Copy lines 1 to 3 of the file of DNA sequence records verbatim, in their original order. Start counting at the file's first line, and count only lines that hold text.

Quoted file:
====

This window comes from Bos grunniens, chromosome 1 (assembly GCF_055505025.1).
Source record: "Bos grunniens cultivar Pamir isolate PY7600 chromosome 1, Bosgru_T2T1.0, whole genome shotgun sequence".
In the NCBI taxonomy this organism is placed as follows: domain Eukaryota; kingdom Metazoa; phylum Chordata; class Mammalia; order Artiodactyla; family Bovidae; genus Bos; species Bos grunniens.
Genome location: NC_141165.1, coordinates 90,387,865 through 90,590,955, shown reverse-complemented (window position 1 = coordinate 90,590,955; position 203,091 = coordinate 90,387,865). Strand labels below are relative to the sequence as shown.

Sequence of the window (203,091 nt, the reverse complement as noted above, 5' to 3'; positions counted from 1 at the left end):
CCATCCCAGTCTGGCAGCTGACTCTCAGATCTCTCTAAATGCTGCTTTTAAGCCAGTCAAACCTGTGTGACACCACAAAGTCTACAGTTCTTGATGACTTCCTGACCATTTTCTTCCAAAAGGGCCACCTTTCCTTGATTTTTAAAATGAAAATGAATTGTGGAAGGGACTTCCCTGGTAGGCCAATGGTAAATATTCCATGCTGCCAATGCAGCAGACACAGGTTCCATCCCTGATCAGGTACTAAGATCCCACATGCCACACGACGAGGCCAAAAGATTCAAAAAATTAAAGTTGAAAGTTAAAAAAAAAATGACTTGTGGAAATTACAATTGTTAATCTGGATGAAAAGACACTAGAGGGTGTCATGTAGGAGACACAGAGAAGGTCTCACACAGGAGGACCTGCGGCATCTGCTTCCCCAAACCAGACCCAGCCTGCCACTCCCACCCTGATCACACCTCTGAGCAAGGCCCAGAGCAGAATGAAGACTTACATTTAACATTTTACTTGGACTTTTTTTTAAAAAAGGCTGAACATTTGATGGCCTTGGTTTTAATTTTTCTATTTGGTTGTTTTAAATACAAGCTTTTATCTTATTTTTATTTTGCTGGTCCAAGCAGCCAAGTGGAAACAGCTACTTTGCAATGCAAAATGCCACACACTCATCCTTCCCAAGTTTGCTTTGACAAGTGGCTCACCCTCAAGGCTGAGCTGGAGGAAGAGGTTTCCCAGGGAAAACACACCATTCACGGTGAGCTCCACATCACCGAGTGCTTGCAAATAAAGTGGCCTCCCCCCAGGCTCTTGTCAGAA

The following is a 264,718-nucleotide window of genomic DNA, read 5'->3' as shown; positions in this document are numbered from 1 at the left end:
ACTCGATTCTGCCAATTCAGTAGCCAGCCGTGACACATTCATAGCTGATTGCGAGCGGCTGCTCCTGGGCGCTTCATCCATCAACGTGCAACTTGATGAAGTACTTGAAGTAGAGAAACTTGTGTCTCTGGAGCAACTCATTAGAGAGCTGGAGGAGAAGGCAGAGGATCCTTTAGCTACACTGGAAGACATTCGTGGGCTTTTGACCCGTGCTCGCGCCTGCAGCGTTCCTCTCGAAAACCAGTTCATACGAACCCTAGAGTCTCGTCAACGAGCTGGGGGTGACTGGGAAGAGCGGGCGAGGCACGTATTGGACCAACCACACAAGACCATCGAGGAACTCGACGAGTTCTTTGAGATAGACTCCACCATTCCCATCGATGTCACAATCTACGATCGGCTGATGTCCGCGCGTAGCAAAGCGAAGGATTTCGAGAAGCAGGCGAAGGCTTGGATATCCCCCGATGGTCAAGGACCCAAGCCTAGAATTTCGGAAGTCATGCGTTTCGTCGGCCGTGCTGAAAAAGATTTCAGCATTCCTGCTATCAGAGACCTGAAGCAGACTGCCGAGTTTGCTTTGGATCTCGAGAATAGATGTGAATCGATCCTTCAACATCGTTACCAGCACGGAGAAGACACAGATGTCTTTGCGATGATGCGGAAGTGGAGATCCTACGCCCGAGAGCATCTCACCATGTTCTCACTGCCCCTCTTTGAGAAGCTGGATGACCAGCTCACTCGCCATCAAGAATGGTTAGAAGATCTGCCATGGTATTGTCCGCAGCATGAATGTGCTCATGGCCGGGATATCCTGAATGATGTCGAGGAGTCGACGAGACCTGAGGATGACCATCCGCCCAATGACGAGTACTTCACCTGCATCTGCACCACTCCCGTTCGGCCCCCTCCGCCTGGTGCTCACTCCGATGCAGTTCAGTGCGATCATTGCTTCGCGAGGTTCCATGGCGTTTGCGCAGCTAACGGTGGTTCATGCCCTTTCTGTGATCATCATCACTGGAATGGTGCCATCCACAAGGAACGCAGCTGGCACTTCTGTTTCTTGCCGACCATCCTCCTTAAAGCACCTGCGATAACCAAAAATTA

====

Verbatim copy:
This window comes from Bos grunniens, chromosome 1 (assembly GCF_055505025.1).
Source record: "Bos grunniens cultivar Pamir isolate PY7600 chromosome 1, Bosgru_T2T1.0, whole genome shotgun sequence".
In the NCBI taxonomy this organism is placed as follows: domain Eukaryota; kingdom Metazoa; phylum Chordata; class Mammalia; order Artiodactyla; family Bovidae; genus Bos; species Bos grunniens.